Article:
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Alyssa Grayson.

There’s something so wonderfully refreshing about the direct and earnest way kids comment on the world around them. They don’t have the snark of so many online personalities, nor the posturing language of the politician always walking the line. Kids are still filled with clear-eyed wonder. Their observations tend to cut straight to the heart of the matter without assumptions and with a natural sense of justice.

Ahi tuna tends to have high levels of mercury.

When browsing your local seafood counter, there’s a good chance you don’t consider how toxic the tuna or swordfish may be. 

For most people, mercury exposure from eating fish and shellfish is not a health concern. Yet, you may be unknowingly exposing your family to harmful mercury levels, depending on the type of fish you feed them, the serving size and how often your family consumes seafood.

A humpback whale with newborn calf.

Which of the following issues do you think is important for the environmental movement?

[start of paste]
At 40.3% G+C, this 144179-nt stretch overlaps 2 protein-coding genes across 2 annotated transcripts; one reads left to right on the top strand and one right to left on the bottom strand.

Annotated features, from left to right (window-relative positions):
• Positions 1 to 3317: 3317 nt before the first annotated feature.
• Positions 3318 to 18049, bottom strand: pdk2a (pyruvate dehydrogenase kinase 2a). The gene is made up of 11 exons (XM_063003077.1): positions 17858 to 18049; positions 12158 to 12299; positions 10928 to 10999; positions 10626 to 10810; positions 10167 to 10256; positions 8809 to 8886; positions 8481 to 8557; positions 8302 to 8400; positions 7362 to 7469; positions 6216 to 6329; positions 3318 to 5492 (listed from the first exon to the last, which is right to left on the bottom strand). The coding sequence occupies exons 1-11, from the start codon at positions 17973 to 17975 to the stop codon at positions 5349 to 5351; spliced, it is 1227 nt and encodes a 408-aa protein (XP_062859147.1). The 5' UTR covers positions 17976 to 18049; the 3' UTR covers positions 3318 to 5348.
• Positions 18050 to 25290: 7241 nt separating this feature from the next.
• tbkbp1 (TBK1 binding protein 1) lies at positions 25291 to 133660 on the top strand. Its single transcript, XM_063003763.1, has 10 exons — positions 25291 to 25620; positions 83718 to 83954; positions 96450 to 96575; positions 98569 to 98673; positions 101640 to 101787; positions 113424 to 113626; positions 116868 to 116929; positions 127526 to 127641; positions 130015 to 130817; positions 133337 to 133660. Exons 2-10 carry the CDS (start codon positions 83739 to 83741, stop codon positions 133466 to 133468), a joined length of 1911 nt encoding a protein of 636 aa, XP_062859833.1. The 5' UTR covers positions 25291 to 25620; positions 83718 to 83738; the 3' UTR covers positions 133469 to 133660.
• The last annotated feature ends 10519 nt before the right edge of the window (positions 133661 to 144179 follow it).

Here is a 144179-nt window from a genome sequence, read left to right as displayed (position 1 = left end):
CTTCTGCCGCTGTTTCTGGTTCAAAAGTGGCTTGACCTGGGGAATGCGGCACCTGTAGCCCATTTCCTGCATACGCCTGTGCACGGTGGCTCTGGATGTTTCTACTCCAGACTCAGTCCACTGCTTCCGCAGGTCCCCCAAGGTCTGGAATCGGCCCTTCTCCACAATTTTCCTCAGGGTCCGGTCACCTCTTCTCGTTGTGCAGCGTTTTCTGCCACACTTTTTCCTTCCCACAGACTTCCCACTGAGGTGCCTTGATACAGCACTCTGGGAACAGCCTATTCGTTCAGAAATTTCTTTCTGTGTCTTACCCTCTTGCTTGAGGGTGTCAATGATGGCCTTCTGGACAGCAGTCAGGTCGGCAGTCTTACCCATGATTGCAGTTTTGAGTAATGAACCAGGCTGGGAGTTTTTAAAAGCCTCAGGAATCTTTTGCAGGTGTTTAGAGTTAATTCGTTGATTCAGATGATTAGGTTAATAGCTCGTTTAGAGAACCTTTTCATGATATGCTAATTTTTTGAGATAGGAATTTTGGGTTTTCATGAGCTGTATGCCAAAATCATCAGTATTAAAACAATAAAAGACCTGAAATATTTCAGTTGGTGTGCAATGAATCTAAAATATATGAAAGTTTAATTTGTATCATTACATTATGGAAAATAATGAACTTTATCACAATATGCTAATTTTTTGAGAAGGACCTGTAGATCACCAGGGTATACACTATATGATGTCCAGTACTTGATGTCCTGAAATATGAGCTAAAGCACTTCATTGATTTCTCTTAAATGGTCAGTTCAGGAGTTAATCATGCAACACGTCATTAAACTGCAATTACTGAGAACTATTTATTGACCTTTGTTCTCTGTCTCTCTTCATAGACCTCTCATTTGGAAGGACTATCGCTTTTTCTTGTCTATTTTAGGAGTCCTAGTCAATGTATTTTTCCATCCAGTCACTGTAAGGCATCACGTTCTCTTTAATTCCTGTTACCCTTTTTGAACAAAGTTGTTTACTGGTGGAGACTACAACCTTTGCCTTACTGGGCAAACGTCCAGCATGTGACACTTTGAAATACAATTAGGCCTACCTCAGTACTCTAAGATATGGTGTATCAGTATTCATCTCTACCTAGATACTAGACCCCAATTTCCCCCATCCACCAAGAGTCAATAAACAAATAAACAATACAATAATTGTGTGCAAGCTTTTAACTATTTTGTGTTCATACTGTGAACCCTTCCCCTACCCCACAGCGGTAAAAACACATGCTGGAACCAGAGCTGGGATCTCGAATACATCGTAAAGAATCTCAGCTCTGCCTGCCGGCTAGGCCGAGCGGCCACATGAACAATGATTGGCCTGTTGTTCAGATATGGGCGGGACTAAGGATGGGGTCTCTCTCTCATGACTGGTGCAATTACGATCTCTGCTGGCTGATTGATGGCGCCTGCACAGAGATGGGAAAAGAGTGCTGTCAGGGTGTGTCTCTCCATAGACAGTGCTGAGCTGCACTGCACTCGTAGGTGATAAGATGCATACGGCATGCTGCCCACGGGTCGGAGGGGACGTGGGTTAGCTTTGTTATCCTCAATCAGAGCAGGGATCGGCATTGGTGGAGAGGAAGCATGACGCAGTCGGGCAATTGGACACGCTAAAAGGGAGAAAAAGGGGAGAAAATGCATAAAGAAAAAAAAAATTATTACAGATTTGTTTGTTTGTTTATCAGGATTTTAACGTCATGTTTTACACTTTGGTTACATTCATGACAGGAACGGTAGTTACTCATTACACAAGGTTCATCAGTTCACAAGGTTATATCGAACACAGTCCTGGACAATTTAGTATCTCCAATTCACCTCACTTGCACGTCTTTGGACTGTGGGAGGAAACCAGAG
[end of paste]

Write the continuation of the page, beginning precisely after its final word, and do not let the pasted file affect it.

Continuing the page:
1. Protecting marine species, such as whales, dolphins and sea turtles
  2. Investing in a clean energy future and reducing U.S. dependence on fossil fuels
  3. Avoiding unnecessary risk of oil spills in our world’s oceans

Any choice indicates that you may find troubling a recent announcement from the Obama administration. This one’s a doozy—read on.

The Cheswick coal fire power plant in Springdale, PA.

Last month, we celebrated EPA's announcement that it is proposing first-ever limits on carbon pollution from power plants, the nation's biggest contributors to climate change.  After years of paralysis in Washington, there is a real prospect of national action on climate that will shrink the U.S. carbon footprint and set the stage for more productive international negotiations in Paris, where the president may now arrive with new leverage and even some moral authority for a change.

A car sits in dried and cracked earth of what was the bottom of the Almaden Reservoir in early 2014 in San Jose, CA.

(This is the first in a weekly series of blog posts discussing the U.S. EPA’s recent efforts to limit industrial carbon pollution from existing power plants. Earthjustice is advocating that the agency honor the commitments that President Obama made in his Climate Action Plan by setting strong standards that cut emissions from power plants by at least 35 percent below 2005 levels by 2020.)

Navajo Generating Station in Page, AZ. (Ecoflight)

We expected strong opposition to the Environmental Protection Agency's proposal for slashing emissions from the nation’s dirty power plants—the biggest contributors to climate change. But two weeks after the Obama administration rolled out its plan, the strongest reaction, so far, is from America’s people.

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